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Year 12 Geography

Global Chocolate Production

The Guardian

From bean to bar in Ivory Coast, a country built on cocoa.

SERC

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Introduction to Chocolate was started in order to delve deeper into how chocolate intersects with agricultural sustainability, climate change, small-scale business, and social responsibility.

Cadbury

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Cadbury is proud to announce a new partnership with Fairtrade to support the roll out of Cocoa Life to Cadbury Dairy Milk products in 2018.
The new partnership between Cocoa Life and Fairtrade builds on a relationship established in 2009, with Fairtrade becoming a partner for the Cocoa Life program.

Oxford University Press

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The economics of chocolate/

ClickView

Film about the social enterprise Divine Chocolate.

The Fairtrade scheme ensures a fair price for food producers in poor countries. This programme explains the Fairtrade scheme, identifying how it benefits farmers in poorer countries and how the Fairtrade Organisation invests in farming communities. Hear from members of one such community in St Lucia, as well as consumers and retailers of Fairtrade products. Students give their own views on Fairtrade and members of a Fairtrade Town in Britain are interviewed, before discussion concludes with consideration of potential disadvantages of, and the future for, the Fairtrade scheme.

YouTube

Environmental groups are encouraging chocolate lovers to think about the impact of cocoa on deforestation in places like Ivory Coast and Ghana – the world’s top cocoa producers. VOA’s Deborah Block reports on the environmental impacts of chocolate production on forests in these countries.

Cocoa is Ghana's main cash crop. After the Ivory Coast, the West-African country is the second largest cocoa exporter in the world. But the trees are sick.

Many everyday life goods get to us from all over the world. Even though they have crossed thousands of miles, their prices are shockingly low. On almost every occasion, this counts in to the disadvantage of the producers. While global players make gigantic profits, the farmers stay poor. Meanwhile, an alternative to this scenario does exist: Goods and products derived from fair trade. In Germany, labels like FAIRTRADE, GEPA, STEP or NATURLAND FAIR make the promise of trading while being aware of both sides of the production line. But can we really change things by our personal shopping tendencies only? Do we as consumers hold the power to change consume for the better? The actor and author of bestseller books Hannes Jaenicke makes it his goal to find out exactly about these questions. In a journey around the globe, he visits various small famers and producers who sell their products via fair trade. They show him how they live and work. What kind of people are they? And what has changed for them by getting organized in fair trade unions?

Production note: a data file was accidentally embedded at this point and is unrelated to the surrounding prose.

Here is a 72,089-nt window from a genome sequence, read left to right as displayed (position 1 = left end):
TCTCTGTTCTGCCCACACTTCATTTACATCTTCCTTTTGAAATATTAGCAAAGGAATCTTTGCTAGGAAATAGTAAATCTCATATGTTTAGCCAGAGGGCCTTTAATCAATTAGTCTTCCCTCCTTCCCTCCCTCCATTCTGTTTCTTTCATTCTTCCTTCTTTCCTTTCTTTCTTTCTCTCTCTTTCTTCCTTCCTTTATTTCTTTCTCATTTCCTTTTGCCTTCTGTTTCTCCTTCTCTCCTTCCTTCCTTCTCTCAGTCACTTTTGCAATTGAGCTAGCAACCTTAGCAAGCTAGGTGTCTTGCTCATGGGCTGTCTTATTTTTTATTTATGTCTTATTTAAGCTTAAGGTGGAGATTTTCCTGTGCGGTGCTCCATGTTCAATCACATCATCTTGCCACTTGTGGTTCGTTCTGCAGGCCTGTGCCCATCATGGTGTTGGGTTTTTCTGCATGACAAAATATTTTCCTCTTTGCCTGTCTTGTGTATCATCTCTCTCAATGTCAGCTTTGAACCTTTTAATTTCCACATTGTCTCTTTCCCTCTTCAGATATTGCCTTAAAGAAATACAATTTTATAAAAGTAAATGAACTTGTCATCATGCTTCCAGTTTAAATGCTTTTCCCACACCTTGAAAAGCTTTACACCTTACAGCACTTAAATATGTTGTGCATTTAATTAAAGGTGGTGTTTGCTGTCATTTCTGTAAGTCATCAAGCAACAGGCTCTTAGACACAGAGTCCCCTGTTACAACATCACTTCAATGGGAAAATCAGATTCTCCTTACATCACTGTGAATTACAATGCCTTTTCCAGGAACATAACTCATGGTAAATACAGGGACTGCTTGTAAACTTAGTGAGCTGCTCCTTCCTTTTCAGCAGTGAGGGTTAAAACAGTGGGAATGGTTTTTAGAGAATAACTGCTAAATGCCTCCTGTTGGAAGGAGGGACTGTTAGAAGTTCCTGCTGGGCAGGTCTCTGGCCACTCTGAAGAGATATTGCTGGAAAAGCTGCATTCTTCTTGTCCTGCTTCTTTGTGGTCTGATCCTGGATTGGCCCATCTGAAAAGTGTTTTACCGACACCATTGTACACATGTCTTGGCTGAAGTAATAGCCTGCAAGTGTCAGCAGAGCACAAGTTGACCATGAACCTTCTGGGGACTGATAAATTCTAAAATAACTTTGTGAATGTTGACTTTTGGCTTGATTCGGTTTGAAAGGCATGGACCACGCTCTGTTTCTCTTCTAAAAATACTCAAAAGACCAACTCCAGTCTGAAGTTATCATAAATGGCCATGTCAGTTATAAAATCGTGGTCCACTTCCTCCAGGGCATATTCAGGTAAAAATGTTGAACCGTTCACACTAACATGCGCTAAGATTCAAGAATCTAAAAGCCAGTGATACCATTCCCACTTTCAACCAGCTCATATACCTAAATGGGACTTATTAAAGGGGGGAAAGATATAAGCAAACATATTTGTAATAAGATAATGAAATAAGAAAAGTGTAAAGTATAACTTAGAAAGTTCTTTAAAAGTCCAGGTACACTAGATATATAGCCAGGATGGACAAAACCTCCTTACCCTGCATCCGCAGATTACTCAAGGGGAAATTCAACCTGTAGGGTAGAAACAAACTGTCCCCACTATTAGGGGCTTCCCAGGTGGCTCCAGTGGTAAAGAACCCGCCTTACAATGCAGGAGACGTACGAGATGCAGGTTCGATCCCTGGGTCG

Madagascar produces 7,000 tons of cocoa every year, which is highly sought after for its 100 percent 'fine cocoa' quality. But although the chocolate produced from the country's cocoa is sold for up to 50 euros, farmers on the island are paid just a fraction of the profits, and few get a taste of the final product.

Chocolate

Chocolate provides one of life’s simple and inexpensive pleasures with consumption concentrated around Christmas (chocolate Santa Claus), Easter (chocolate eggs), St. Valentine’s Day (chocolate hearts) and Hanukkah (chocolate coins). This special treat supports a wealthy industry worth $100 billion that is the equivalent to the Gross Domestic Product (GDP) of over 130 countries.

Junee Chocolate Factory

Fairtrade Australia

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Buying Fairtrade chocolate makes a huge difference to the lives of cocoa farmers and their families around the world.

Food Empowerment Project

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In recent years, a handful of organizations and journalists have exposed the widespread use of child labor, and in some cases slavery, on cocoa farms in Western Africa. Since then, the industry has become increasingly secretive, making it difficult for reporters to not only access farms where human rights violations still occur, but to then disseminate this information to the public

Australian Geographic

COCOA IS PROBABLY the most sustainable of all internationally traded commodities, so there are several “feelgood” reasons for eating the chocolate made from it this Easter – at least when the cocoa is grown by smallholder producers and traded by processors that are committed to equitable sharing of profits.

climate.gov

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Cacao can only grow within about 20° north and south of the equator—south of the Mediterranean home of carob, in fact. Cacao trees only prosper under specific conditions, including fairly uniform temperatures, high humidity, abundant rain, nitrogen-rich soil, and protection from wind. In short, cacao trees thrive in rainforests.